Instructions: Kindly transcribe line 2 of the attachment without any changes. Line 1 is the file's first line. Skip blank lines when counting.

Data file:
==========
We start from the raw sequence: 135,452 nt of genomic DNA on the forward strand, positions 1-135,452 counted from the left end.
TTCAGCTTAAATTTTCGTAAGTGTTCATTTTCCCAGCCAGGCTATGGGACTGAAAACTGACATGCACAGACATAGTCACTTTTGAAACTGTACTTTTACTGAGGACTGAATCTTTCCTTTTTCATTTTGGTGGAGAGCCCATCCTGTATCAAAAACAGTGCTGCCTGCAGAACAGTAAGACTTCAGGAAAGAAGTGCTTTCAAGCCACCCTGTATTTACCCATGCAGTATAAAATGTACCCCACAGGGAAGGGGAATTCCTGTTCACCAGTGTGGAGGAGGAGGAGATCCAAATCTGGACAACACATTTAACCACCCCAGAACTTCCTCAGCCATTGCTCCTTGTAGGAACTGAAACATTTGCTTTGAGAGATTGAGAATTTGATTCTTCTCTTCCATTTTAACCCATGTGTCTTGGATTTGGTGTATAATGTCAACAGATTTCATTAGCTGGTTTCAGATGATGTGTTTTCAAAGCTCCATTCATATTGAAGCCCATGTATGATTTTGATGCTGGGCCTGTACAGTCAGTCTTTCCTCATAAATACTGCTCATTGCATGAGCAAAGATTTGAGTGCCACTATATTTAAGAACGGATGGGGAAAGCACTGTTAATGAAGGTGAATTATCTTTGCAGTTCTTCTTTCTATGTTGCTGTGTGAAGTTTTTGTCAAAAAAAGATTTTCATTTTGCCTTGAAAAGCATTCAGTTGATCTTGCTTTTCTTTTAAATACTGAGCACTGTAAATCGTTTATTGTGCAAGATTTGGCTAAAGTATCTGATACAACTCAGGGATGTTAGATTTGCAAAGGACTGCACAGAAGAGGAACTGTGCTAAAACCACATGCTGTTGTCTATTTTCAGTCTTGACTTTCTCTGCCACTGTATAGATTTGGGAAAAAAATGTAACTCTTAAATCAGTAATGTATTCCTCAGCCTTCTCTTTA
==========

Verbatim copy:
TTCAGCTTAAATTTTCGTAAGTGTTCATTTTCCCAGCCAGGCTATGGGACTGAAAACTGACATGCACAGACATAGTCACTTTTGAAACTGTACTTTTACTGAGGACTGAATCTTTCCTTTTTCATTTTGGTGGAGAGCCCATCCTGTATCAAAAACAGTGCTGCCTGCAGAACAGTAAGACTTCAGGAAAGAAGTGCTTTCAAGCCACCCTGTATTTACCCATGCAGTATAAAATGTACCCCACAGGGAAGGGGAATTCCTGTTCACCAGTGTGGAGGAGGAGGAGATCCAAATCTGGACAACACATTTAACCACCCCAGAACTTCCTCAGCCATTGCTCCTTGTAGGAACTGAAACATTTGCTTTGAGAGATTGAGAATTTGATTCTTCTCTTCCATTTTAACCCATGTGTCTTGGATTTGGTGTATAATGTCAACAGATTTCATTAGCTGGTTTCAGATGATGTGTTTTCAAAGCTCCATTCATATTGAAGCCCATGTATGATTTTGATGCTGGGCCTGTACAGTCAGTCTTTCCTCATAAATACTGCTCATTGCATGAGCAAAGATTTGAGTGCCACTATATTTAAGAACGGATGGGGAAAGCACTGTTAATGAAGGTGAATTATCTTTGCAGTTCTTCTTTCTATGTTGCTGTGTGAAGTTTTTGTCAAAAAAAGATTTTCATTTTGCCTTGAAAAGCATTCAGTTGATCTTGCTTTTCTTTTAAATACTGAGCACTGTAAATCGTTTATTGTGCAAGATTTGGCTAAAGTATCTGATACAACTCAGGGATGTTAGATTTGCAAAGGACTGCACAGAAGAGGAACTGTGCTAAAACCACATGCTGTTGTCTATTTTCAGTCTTGACTTTCTCTGCCACTGTATAGATTTGGGAAAAAAATGTAACTCTTAAATCAGTAATGTATTCCTCAGCCTTCTCTTTA